Video Tracking in Google Analytics: Introduction

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November 9, 2010

Interested in easily tracking YouTube Videos? We have some updated code. Check out our post here about Easily Tracking YouTube Videos in Google Analytics

Many sites have embedded video these days. I commonly hear requests from users of Google Analytics along these lines: “How can I measure whether my visitors are actually playing these videos? We spend a lot of money and effort producing them, so how do I tell if people even watch them? Or if they are more likely to become a customer if they do?”

Our approach: Event Tracking

We’re going to use the Event Tracking feature of Google Analytics to capture this stuff. If you’re not familiar, Event Tracking, in a nutshell, is designed to capture all of the non-pageview stuff that we might be interested in on a site. By default, Google Analytics captures just when pages load (through the regular tracking code on every page), but it doesn’t capture things that happen within pages, like clicks on downloads, or AJAX elements that bring in new content without a reload, or — in this case — plays of videos embedded in the page. Basically, anywhere someone clicks or otherwise interacts with the site, we can track.

Events get tabulated separately from the pages in a separate reporting section under Content. There are several parameters we can supply to describe an event:

  • Category (required): high-level groupings of the different kinds of events on our site
  • Action (required): within the category, what did the visitor actually do
  • Label (optional): further differentiate what happened
  • Value (optional): a numerical value that pertains to the event (no pre-assigned meaning, could be dollars or seconds or points or whatever)

Now, in the case of video, here is one example of how you might label the actions a visitor takes:

  • Category: Video
  • Action: Play, Pause, Stop, Finished
  • Label: The title or filename of the video (assuming you have more than one video on your site)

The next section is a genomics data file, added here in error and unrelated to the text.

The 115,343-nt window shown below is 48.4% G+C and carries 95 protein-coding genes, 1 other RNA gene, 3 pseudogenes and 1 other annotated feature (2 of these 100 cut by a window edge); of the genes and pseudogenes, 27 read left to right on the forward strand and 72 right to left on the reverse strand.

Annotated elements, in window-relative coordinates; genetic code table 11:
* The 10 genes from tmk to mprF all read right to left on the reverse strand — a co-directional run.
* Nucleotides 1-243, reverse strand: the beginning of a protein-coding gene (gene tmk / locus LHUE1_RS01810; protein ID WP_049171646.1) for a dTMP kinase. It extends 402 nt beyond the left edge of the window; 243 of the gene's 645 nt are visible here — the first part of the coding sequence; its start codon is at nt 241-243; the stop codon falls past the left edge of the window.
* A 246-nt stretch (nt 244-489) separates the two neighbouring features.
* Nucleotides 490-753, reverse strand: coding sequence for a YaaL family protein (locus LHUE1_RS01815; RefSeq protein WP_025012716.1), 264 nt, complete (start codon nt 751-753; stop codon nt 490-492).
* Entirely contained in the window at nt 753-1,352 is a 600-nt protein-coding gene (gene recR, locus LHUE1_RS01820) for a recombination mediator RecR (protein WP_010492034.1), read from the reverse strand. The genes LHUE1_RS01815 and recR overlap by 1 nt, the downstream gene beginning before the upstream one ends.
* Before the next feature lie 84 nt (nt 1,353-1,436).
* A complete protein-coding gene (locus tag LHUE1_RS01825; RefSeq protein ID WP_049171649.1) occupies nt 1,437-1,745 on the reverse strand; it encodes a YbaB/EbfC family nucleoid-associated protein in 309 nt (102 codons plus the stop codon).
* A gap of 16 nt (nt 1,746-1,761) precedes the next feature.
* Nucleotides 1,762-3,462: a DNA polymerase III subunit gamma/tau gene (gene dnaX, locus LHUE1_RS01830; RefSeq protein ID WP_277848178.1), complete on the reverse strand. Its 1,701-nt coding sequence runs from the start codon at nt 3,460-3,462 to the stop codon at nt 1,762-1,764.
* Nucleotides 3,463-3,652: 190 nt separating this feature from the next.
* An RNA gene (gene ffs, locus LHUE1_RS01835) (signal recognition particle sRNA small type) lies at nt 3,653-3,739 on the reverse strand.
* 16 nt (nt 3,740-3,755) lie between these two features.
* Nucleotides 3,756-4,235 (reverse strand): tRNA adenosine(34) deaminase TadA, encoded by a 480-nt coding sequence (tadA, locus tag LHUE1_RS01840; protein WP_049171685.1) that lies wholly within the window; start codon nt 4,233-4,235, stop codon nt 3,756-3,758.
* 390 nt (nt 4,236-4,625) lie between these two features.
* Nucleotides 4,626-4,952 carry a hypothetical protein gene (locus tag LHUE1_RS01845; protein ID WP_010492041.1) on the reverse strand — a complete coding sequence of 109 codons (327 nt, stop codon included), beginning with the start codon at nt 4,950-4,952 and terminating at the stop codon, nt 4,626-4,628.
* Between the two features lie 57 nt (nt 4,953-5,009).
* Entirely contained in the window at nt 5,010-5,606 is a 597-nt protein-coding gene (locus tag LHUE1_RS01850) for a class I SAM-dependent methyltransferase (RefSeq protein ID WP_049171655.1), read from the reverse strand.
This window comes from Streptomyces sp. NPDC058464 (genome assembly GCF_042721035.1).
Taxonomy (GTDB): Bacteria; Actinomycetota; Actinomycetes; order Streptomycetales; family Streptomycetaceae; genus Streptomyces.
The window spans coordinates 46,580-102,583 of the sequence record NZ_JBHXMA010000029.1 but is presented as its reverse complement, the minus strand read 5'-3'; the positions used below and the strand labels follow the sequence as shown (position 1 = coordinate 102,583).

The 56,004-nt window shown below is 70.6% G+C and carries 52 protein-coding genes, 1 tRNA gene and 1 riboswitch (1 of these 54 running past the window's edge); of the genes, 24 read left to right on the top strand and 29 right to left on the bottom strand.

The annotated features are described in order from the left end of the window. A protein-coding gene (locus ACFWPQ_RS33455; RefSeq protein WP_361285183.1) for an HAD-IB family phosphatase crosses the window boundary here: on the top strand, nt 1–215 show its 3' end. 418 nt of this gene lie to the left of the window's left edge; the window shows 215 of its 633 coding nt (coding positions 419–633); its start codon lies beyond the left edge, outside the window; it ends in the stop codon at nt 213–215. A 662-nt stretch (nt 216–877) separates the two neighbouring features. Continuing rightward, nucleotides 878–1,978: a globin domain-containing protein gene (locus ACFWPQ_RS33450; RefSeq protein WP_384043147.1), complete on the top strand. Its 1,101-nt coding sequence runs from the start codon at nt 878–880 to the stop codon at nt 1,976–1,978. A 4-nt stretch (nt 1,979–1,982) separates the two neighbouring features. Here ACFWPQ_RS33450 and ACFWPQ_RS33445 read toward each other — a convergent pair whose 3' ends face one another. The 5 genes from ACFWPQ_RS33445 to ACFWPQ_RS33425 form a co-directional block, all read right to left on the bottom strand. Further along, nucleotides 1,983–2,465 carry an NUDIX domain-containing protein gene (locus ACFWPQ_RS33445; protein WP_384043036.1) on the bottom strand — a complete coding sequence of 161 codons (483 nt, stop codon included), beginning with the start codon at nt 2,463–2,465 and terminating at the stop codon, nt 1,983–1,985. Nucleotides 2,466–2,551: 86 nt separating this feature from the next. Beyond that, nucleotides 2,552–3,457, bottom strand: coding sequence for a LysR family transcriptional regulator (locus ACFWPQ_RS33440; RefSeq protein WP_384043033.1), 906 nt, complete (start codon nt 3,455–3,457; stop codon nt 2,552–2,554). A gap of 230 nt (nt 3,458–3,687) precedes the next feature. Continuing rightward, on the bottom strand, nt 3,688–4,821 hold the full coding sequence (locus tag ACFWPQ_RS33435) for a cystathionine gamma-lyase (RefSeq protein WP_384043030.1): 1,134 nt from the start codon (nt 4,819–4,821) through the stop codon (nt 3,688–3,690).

Now, it doesn’t always make sense to capture every single thing someone might do. We have to think about what actions are interesting to us to actually have data about so we don’t collect a bunch of useless information. For video, I tend to think the two most vital things are Play (did they start watching) and Finished (did they get all the way to the end). I don’t care so much whether they paused it in the middle to take a phone call, and I certainly don’t care if they adjusted the volume.

Once I have this data, I can see it all in the Event Tracking reports (and through Advanced Segments) and break it down however I like: how many visits played any video, which visits played (or finished) a particular video, whether they converted, and so on.

Types of video players

OK, so how do we actually start collecting this data? Well, it requires some additional tracking code on our site to measure the video player. Depending on where the video is hosted and how it is played on the site, there are a few different approaches. In a series of followup posts, I’m going to explore a few different scenarios and how to track them with Event Tracking:

  • Videos embedded with a Flash-based player, with special emphasis on FlowPlayer (an open-source player with a built-in capability for GA Event Tracking)
  • YouTube videos embedded in a page
  • Videos included in a page using the new HTML5 <video> element

Check back soon as we explore all the technical nitty-gritty to make the magic happen.

Jonathan Weber is our Data Evangelist, focusing on bringing the strategic value of data analysis to our customers. He spreads the principles of analytics through our training seminars and is currently writing a book on Google Analytics & Tag Manager. Before he caught the analytics bug, he worked in information architecture. Away from the computer you can find him as a flower farmer and plant geek.

  • Diego

    Hi Jonathan! Great explanation, have you published this follow up?

  • Diego

    by the way, thanks!

  • Jason

    Any ideas how us non coder types could just see the code to track a video played or finished? I’m having no luck understanding the actual code I need to paste and where to paste it.

  • Tim

    I agree…thanks. I’m at a loss to track audio and video plays. I have a need to look back a few months but without code on the site, I think I’m out of luck?. Will look for a followup.

  • Ravi

    Hello Jonathan,

    Do you have a working demo, I would like to see the code in action. I’ve been looking for a while for a script that can track embedded YouTube videos.


  • Richard

    Hiya – interesting article, we’re using the SWF plugins but would like a non-Flash version.. Looking forward to the update 😉

  • Sally

    Hi….Thanks for the article!! Am desperately trying to find out how to track video – specifically Play and Finished. I have read the Google Analytics Event tracking info, tried a whole lot of different things on my site and can’t get it to work. Would love the follow up articles – did you get a chance to do them? Thanks so much

  • Sayf Sharif

    For some updated script on how to easily track embedded YouTube videos check out this post:

  • Tomi

    Hi. Did you ever manage to put together the guides for different video tracking options?

  • Mike

    Hi. Does this work on Vimeo? If yes what do you put in the different fields? Thanks! Great Post!

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